Following implant surgery, it is normal to experience varying degrees of swelling and soreness. Sometimes there can also be some minor bruising in the area. Complications following surgery may also occur although every step is always taken to avoid these via thorough planning and a careful surgery technique. These may include:

  • Excessive bleeding
  • Nerve damage that may cause temporary or permanent numbness to your lip
  • Infection
  • Failure of implant integration to the bone
  • Fracture of the implant fixture or abutment screw

At no stage of implant treatment will you have to live without a tooth in place of the one that has been lost. If a front tooth is to be extracted then a temporary denture is constructed prior to tooth extraction. This temporary denture is then inserted into the mouth immediately following tooth extraction and lends the appearance of a tooth being present in the area. The temporary denture will also be present during the healing period after the implant has been placed in. It will be slightly adjusted so that it only exerts minimal pressure in the area before being placed in the mouth again.In some circumstances it may also be possible to anchor a temporary crown to the dental implant immediately following implant placement.

Bone grafts are carried out to increase the width and height of the jawbone at the intended implant site. This is essential in cases where there is inadequate volume of bone present to successfully anchor in a dental implant. Bone grafting can be performed by either using your own bone (which is harvested from another site such as the corner of the lower jaw) or by using synthetic or animal-derived bone substitutes. These grafts act as scaffolding for your own bone cells to migrate into the area and form new natural bone so that the bone grafts are replaced with new bone over time.Whenever bone grafting is performed, it is usually in conjunction with the use of a barrier membrane. The barrier membrane is used to cover the bone graft as well as the area where bone has been lost. This then aids in promoting new bone formation because it blocks infiltration from other types of cells such as those present on the gum surface or the underlying connective tissues, which are normally faster at migrating and proliferating. The barrier membrane used will disintegrate over time or may need to be removed at a later date depending on the type of membrane used.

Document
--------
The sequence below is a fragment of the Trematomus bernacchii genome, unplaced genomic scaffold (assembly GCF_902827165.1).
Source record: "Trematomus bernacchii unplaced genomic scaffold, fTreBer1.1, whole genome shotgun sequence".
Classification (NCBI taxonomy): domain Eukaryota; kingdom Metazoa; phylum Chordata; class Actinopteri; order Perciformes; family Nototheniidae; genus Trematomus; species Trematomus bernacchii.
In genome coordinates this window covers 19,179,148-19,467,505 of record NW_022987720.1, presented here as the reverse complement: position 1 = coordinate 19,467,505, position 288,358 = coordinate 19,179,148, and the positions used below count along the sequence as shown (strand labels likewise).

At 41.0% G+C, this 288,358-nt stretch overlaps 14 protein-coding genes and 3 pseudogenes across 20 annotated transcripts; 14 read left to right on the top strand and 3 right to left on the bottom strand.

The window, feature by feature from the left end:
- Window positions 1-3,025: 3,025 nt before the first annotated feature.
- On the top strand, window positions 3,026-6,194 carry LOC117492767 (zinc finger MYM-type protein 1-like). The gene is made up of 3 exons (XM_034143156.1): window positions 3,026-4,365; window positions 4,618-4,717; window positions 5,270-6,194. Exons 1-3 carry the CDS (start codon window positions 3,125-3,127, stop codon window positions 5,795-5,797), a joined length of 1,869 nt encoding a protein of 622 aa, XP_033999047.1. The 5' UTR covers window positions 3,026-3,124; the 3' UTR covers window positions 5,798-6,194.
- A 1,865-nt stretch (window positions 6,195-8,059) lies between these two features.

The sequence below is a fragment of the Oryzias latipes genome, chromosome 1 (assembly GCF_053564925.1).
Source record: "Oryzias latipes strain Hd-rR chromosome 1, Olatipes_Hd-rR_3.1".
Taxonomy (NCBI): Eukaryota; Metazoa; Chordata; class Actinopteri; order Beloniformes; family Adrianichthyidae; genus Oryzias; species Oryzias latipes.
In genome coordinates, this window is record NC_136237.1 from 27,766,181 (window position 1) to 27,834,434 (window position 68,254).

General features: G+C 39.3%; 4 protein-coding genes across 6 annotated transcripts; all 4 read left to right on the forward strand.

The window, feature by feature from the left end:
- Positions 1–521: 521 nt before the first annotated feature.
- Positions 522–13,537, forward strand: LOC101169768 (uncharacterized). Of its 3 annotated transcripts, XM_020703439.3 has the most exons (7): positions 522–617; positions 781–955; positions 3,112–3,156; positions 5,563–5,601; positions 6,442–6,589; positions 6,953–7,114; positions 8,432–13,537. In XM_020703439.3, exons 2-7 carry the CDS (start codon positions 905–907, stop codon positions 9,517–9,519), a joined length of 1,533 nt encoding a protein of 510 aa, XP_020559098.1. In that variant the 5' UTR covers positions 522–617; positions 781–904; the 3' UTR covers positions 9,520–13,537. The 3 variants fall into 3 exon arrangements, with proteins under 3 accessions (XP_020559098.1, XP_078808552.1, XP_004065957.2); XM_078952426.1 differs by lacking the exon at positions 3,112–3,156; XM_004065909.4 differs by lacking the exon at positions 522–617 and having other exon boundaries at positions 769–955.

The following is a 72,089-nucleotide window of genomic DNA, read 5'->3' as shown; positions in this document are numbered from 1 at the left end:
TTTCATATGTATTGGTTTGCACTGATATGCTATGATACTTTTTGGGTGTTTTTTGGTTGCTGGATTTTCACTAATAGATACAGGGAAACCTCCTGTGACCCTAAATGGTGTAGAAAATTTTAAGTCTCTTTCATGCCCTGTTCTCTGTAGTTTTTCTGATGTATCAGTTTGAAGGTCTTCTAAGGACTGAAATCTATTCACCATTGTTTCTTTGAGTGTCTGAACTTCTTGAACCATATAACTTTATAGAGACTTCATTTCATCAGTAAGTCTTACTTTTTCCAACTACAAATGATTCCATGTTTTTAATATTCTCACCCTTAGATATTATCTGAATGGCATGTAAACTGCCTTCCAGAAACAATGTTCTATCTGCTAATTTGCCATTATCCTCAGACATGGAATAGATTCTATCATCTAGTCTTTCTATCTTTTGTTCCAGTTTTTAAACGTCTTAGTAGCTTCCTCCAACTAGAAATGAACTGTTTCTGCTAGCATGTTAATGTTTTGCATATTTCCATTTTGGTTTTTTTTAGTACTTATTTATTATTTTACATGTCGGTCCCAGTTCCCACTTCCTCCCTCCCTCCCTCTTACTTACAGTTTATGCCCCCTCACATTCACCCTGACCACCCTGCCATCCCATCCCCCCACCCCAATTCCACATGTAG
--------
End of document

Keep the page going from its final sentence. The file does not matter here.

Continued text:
The cost of dental implant placement varies from case to case depending on the number of implants and their configuration as well as whether any additional procedures such as bone grafting or temporary tooth replacements are needed. These costs can more accurately be judged during a consultation appointment after a thorough examination is performed and all the required information is obtainedIt is also important to be aware that there will be a cost for surgical placement of the dental implant/s as well as a cost for the placement of the tooth or teeth that are to be supported by the implant/s. It would be advisable that before undertaking implant treatment that you be aware of all costs involved in advance.

Just as is the case around natural teeth, dental implants can be susceptible to infections in the gums if oral hygiene is poor. As such, it is important to care for and clean you dental implants like you do your natural teeth. Twice daily brushing, flossing and/or using interproximal brushes around a dental implant are essential.Regular dental check-ups are also necessary and it is also important to have an X-ray taken of your dental implant occasionally in order to ascertain that the bone levels around it remain healthy.